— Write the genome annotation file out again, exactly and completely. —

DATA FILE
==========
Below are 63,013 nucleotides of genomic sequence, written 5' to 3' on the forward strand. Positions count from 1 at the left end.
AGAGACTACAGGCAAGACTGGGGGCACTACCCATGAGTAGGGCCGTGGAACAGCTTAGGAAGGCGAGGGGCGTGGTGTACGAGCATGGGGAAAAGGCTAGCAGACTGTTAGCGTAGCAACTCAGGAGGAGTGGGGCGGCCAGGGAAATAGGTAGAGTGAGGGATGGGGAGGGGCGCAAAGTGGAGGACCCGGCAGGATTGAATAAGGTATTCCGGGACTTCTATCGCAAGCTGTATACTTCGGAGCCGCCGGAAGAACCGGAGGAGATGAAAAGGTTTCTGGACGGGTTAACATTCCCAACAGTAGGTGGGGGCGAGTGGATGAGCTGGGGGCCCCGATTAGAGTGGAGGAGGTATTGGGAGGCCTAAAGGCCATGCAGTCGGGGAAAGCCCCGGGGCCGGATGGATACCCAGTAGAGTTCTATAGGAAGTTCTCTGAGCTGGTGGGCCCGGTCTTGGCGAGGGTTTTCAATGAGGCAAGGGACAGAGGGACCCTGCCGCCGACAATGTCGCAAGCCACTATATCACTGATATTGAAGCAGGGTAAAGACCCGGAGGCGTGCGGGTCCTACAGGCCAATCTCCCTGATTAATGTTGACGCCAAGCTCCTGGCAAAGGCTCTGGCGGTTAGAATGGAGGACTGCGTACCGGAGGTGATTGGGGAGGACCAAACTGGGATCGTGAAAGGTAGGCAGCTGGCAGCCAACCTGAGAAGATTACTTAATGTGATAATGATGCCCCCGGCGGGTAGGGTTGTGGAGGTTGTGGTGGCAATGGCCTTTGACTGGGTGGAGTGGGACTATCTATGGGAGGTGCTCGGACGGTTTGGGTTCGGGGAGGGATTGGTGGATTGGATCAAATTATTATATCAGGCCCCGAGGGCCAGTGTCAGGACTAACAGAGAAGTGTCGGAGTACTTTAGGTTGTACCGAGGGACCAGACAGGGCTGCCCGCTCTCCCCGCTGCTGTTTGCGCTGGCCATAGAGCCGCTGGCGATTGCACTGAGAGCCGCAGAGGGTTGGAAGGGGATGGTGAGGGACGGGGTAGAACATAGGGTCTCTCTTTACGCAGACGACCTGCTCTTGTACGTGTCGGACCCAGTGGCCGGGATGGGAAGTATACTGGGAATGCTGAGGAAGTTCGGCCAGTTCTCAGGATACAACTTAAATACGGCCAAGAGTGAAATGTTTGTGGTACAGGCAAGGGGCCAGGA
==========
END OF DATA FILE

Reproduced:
Below are 63,013 nucleotides of genomic sequence, written 5' to 3' on the forward strand. Positions count from 1 at the left end.
AGAGACTACAGGCAAGACTGGGGGCACTACCCATGAGTAGGGCCGTGGAACAGCTTAGGAAGGCGAGGGGCGTGGTGTACGAGCATGGGGAAAAGGCTAGCAGACTGTTAGCGTAGCAACTCAGGAGGAGTGGGGCGGCCAGGGAAATAGGTAGAGTGAGGGATGGGGAGGGGCGCAAAGTGGAGGACCCGGCAGGATTGAATAAGGTATTCCGGGACTTCTATCGCAAGCTGTATACTTCGGAGCCGCCGGAAGAACCGGAGGAGATGAAAAGGTTTCTGGACGGGTTAACATTCCCAACAGTAGGTGGGGGCGAGTGGATGAGCTGGGGGCCCCGATTAGAGTGGAGGAGGTATTGGGAGGCCTAAAGGCCATGCAGTCGGGGAAAGCCCCGGGGCCGGATGGATACCCAGTAGAGTTCTATAGGAAGTTCTCTGAGCTGGTGGGCCCGGTCTTGGCGAGGGTTTTCAATGAGGCAAGGGACAGAGGGACCCTGCCGCCGACAATGTCGCAAGCCACTATATCACTGATATTGAAGCAGGGTAAAGACCCGGAGGCGTGCGGGTCCTACAGGCCAATCTCCCTGATTAATGTTGACGCCAAGCTCCTGGCAAAGGCTCTGGCGGTTAGAATGGAGGACTGCGTACCGGAGGTGATTGGGGAGGACCAAACTGGGATCGTGAAAGGTAGGCAGCTGGCAGCCAACCTGAGAAGATTACTTAATGTGATAATGATGCCCCCGGCGGGTAGGGTTGTGGAGGTTGTGGTGGCAATGGCCTTTGACTGGGTGGAGTGGGACTATCTATGGGAGGTGCTCGGACGGTTTGGGTTCGGGGAGGGATTGGTGGATTGGATCAAATTATTATATCAGGCCCCGAGGGCCAGTGTCAGGACTAACAGAGAAGTGTCGGAGTACTTTAGGTTGTACCGAGGGACCAGACAGGGCTGCCCGCTCTCCCCGCTGCTGTTTGCGCTGGCCATAGAGCCGCTGGCGATTGCACTGAGAGCCGCAGAGGGTTGGAAGGGGATGGTGAGGGACGGGGTAGAACATAGGGTCTCTCTTTACGCAGACGACCTGCTCTTGTACGTGTCGGACCCAGTGGCCGGGATGGGAAGTATACTGGGAATGCTGAGGAAGTTCGGCCAGTTCTCAGGATACAACTTAAATACGGCCAAGAGTGAAATGTTTGTGGTACAGGCAAGGGGCCAGGA